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The first quarter of 2017 has been a busy one, both for the Cayman Islands Government and for the local judiciary. With the commencement of election year, the Legislative Assembly has a number of bills before it, which, given their importance to the financial services industry, will likely be the subject of lengthy debate in the lead-up to the dissolution of parliament. As the general election is scheduled for May 24, 2017, and the final sitting of the Legislative Assembly was under way at the time of writing, there is limited time to implement change and much progress is expected to be made. Meanwhile, the Grand Court has already released a number of interesting judgments that will provide helpful guidance to the finance industry in respect of disputes arising out of merger and acquisition deals, as well as concerning general matters of civil procedure across the Financial Services Division.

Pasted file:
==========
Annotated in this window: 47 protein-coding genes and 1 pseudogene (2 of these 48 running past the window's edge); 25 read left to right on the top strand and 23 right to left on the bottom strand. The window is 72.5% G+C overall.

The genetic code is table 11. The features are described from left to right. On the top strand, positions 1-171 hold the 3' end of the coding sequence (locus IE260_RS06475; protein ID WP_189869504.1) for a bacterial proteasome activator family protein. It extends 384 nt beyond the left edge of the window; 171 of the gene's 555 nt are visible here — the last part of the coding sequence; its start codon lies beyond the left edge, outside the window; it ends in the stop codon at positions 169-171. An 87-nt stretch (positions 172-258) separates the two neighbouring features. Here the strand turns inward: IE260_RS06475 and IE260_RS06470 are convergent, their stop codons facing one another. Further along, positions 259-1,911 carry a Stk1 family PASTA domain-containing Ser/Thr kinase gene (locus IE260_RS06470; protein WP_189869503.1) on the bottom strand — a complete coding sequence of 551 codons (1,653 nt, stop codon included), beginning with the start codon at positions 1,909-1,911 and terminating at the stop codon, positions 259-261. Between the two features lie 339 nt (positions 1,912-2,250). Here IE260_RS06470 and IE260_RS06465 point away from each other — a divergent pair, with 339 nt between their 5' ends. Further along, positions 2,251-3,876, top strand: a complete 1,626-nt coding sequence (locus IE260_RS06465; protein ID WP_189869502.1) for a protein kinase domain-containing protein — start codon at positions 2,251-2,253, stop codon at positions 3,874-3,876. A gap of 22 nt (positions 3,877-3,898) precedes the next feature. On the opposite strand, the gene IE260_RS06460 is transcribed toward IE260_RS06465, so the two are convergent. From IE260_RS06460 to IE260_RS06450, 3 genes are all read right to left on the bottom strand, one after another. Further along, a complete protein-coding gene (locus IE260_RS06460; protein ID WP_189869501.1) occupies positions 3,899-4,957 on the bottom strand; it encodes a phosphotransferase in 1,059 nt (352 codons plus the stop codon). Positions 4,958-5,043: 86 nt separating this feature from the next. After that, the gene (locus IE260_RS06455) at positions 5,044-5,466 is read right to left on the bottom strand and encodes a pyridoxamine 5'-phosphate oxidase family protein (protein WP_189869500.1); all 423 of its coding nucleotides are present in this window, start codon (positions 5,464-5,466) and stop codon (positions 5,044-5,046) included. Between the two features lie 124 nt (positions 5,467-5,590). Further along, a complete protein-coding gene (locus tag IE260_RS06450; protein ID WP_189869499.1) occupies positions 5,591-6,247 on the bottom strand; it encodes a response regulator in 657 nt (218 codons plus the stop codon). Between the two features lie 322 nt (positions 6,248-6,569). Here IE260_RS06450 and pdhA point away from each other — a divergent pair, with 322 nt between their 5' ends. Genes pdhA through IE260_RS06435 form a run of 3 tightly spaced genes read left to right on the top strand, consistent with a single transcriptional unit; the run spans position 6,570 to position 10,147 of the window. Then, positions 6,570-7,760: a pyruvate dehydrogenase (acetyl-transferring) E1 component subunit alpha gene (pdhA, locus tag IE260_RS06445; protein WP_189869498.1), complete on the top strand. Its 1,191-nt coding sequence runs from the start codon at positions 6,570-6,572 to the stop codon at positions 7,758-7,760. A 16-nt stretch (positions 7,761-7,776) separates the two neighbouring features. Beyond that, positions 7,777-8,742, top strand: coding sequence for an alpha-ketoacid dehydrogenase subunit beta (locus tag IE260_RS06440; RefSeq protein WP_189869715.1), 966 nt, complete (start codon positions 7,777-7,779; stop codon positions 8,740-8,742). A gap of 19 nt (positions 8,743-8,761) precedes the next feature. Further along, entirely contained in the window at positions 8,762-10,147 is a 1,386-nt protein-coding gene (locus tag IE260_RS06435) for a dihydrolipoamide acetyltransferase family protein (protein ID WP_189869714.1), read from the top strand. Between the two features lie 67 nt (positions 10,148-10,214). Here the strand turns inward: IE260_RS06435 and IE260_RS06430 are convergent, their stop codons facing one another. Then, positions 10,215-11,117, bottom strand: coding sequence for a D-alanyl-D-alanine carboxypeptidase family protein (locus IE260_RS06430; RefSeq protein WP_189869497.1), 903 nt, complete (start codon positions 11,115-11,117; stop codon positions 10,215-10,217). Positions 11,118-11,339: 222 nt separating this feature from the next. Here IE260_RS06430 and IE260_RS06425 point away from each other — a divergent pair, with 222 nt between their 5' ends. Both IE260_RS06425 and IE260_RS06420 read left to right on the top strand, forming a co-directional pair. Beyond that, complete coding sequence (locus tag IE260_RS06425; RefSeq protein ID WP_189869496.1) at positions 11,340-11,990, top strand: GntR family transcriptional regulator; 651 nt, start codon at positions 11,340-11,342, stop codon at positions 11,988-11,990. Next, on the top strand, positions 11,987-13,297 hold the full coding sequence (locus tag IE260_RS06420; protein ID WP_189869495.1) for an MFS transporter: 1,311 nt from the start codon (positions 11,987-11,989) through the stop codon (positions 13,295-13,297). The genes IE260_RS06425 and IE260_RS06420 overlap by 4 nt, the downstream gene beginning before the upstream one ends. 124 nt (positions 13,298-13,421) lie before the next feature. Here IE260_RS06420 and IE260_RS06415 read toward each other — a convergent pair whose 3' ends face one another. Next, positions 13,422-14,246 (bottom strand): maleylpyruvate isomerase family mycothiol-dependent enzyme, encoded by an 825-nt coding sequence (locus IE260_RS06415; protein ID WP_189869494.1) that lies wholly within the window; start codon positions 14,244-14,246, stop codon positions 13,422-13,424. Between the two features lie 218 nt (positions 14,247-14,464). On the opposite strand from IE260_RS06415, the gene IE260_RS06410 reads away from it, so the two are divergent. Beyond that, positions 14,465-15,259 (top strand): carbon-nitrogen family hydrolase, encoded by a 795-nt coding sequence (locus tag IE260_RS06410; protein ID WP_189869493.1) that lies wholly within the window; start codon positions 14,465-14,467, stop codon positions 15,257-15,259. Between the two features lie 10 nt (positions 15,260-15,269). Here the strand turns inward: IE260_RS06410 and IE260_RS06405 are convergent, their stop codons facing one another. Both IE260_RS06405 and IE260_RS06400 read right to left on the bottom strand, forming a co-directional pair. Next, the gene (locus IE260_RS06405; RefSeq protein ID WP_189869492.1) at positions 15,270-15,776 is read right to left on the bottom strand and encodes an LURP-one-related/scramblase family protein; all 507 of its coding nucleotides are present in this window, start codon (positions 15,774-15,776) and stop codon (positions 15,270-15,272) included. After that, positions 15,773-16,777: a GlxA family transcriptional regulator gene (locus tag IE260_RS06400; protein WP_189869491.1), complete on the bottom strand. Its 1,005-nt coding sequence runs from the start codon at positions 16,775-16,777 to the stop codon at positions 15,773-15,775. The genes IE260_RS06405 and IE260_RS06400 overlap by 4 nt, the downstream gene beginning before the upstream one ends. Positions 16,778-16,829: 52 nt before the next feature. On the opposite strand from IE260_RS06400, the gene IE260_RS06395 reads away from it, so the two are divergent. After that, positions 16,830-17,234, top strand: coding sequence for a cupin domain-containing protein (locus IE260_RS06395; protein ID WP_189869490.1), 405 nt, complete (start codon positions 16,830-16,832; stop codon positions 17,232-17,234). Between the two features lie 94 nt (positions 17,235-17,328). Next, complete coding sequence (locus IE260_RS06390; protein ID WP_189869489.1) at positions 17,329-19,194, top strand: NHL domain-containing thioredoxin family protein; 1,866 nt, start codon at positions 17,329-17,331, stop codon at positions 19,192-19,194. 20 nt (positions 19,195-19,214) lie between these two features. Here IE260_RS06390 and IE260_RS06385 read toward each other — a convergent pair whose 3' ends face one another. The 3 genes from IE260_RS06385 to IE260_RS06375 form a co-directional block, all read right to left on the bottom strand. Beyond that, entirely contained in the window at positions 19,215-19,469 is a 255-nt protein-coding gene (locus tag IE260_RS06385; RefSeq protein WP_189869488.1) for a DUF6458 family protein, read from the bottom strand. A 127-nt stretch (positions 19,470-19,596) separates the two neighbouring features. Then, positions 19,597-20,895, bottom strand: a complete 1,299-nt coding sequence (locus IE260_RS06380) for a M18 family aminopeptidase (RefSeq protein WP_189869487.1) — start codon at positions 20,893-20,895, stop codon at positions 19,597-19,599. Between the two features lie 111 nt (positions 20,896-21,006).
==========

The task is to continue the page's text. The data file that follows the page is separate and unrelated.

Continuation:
Through late 2016 and well into the New Year, the jurisdiction has seen the introduction of a raft of new legislation designed to modernize local law and, in certain instances, to ensure consistency and compliance with global transparency efforts.
In late December 2016, a new suite of legislation was passed into law pursuant to which the Cayman Islands seeks to modernize its intellectual property protection regime. This new suite of legislation, all of which will likely come into force in the first half of 2017, will operate as follows:
Changes to the companies legislation was also pending in the Cayman Islands. As at March 2, 2017, the Legislative Assembly had passed the Companies Amendment No. 2 Bill 2016, the Companies Management Amendment No. 2 Bill 2016, and the Limited Liability Companies Amendment Bill 2016. While their commencement dates had not been announced at the time of writing, these three new pieces of law are expected to be in force by the end of the second quarter of 2017. Together, they will require Cayman Islands companies (other than certain listed or regulated companies) to establish and maintain beneficial ownership registers and for the information on those registers to be made accessible to certain enforcement and tax authorities through a centralized and electronic beneficial ownership platform.
This article was first published in Cayman Financial Review.